At the age of forty-one Burney married a poor Catholic French expatriate General of whom her father disapproved. The couple were rescued from poverty by the sale of a third novel with a heroine ending in ‘a,’ the five-volume Camilla.

The first print run sold out; Burney made the astonishing sum of £1,000 (around £120,000 today) and made another £1,000 from selling the copyright. This is a rare and very early example of a woman writer subsidising her husband from her own earnings.

Although Burney herself was to do very well from novel-writing, in the Preface to Evelina she warns of the effects of novel-reading on impressionable girls – like Mary Wortley Montagu, Maria Edgeworth and her friend Hester Chapone, though Burney is perhaps being ironic. 

Perhaps, were it possible to effect the total extirpation of novels, our young ladies in general, and boarding-school damsels in particular, might profit from their annihilation; but since the distemper they have spread seems incurable, since their contagion bids defiance to the medicine of advice or reprehension, and since they are found to baffle all the mental art of physic, save what is prescribed by the slow regimen of Time, and bitter diet of Experience; surely all attempts to contribute to the number of those which may be read, if not with advantage, at least without injury, ought rather to be encouraged than condemned.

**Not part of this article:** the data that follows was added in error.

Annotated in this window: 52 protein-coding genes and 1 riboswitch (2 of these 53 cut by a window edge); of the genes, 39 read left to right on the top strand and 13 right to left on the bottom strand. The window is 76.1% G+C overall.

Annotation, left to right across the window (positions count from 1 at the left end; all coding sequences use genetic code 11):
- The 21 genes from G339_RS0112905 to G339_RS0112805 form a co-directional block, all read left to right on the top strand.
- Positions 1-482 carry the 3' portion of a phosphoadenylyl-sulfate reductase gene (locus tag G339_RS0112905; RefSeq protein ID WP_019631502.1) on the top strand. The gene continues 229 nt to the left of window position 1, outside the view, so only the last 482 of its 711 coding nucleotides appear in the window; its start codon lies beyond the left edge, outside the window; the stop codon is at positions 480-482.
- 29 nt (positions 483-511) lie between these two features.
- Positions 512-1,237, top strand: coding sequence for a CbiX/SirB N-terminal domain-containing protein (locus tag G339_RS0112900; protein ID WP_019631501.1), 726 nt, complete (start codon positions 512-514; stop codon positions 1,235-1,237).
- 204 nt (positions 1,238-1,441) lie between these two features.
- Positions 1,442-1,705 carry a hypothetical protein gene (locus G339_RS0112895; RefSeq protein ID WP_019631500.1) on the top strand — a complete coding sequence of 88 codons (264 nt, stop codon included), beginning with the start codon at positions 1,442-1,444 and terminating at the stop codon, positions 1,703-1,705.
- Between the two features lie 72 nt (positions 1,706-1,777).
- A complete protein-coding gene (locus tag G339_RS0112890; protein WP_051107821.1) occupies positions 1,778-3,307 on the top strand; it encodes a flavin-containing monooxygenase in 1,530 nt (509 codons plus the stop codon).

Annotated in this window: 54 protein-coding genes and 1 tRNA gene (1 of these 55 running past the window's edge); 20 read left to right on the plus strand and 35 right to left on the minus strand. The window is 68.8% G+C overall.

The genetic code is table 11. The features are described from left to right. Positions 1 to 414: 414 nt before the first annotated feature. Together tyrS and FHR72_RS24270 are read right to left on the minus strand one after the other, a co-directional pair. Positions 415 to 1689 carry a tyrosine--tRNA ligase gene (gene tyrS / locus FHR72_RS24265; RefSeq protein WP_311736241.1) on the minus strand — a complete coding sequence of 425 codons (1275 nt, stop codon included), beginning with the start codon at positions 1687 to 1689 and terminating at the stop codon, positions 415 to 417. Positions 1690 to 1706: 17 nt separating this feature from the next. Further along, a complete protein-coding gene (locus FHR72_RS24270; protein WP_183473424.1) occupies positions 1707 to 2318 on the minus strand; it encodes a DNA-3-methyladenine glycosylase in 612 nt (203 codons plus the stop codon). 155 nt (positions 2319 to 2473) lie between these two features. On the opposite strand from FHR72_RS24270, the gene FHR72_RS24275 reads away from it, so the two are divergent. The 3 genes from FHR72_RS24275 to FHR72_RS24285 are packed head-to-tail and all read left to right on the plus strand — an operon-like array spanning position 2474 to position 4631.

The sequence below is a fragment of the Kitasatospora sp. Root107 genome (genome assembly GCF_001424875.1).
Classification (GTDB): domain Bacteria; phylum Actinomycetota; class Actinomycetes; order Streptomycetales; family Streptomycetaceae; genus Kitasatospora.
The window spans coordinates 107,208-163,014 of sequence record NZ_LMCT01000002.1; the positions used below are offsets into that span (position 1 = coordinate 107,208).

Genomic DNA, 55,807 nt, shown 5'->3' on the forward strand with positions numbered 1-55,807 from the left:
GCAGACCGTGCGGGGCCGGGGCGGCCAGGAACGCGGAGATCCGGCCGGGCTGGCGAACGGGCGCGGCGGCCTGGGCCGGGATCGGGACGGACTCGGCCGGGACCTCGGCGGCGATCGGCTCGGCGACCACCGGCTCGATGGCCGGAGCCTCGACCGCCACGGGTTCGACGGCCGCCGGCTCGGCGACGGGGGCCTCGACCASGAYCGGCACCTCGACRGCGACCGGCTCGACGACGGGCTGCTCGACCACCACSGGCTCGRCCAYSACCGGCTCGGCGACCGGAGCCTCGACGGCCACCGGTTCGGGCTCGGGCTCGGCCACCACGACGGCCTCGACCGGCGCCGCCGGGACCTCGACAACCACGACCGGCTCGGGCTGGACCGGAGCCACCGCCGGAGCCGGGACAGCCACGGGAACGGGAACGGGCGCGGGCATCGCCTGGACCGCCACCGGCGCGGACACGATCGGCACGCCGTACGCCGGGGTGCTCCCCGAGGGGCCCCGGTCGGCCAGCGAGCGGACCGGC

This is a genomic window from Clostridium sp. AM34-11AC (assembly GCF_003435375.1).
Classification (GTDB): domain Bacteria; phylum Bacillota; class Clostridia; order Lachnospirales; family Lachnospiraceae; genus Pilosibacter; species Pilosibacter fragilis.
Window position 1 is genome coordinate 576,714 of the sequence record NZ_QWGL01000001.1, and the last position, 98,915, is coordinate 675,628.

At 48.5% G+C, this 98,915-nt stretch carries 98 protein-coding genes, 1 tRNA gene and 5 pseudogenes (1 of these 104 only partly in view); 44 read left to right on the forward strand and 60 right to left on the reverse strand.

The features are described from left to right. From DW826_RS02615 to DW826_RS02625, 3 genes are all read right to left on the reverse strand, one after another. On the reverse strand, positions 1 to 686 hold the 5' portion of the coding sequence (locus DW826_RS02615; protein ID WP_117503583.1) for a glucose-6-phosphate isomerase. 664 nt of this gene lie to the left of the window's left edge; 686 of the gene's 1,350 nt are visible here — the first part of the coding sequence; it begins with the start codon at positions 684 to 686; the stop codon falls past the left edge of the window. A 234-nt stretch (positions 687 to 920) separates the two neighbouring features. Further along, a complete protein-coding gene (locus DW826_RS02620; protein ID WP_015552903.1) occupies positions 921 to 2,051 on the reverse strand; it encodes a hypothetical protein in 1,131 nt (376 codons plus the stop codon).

The Wanderer, or Female Difficulties

Like her journals, Burney’s novels were not in the least transgressive and would be unlikely to trouble any innocent young woman.

But like many of the women mentioned here, Burney was involved in politics, especially in France, where she was effectively exiled with her husband, though none of her published writings, especially her novels, were political in any way. In the preface to her fourth novel, The Wanderer, or Female Difficulties, which is addressed to her father, she says:

Here, they will simply meet, what the Author has thrice sought to present to them already, a composition upon general life, manners, and characters; without any species of personality, either in the form of foreign influence, or of national partiality. I have felt, indeed, no disposition, — I ought rather, perhaps, to say talent, —for venturing upon the stormy sea of politics.

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Letter from Fanny Burney on her operation
In Fanny Burney’s own hand, describing her operation
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Documenting her own mastectomy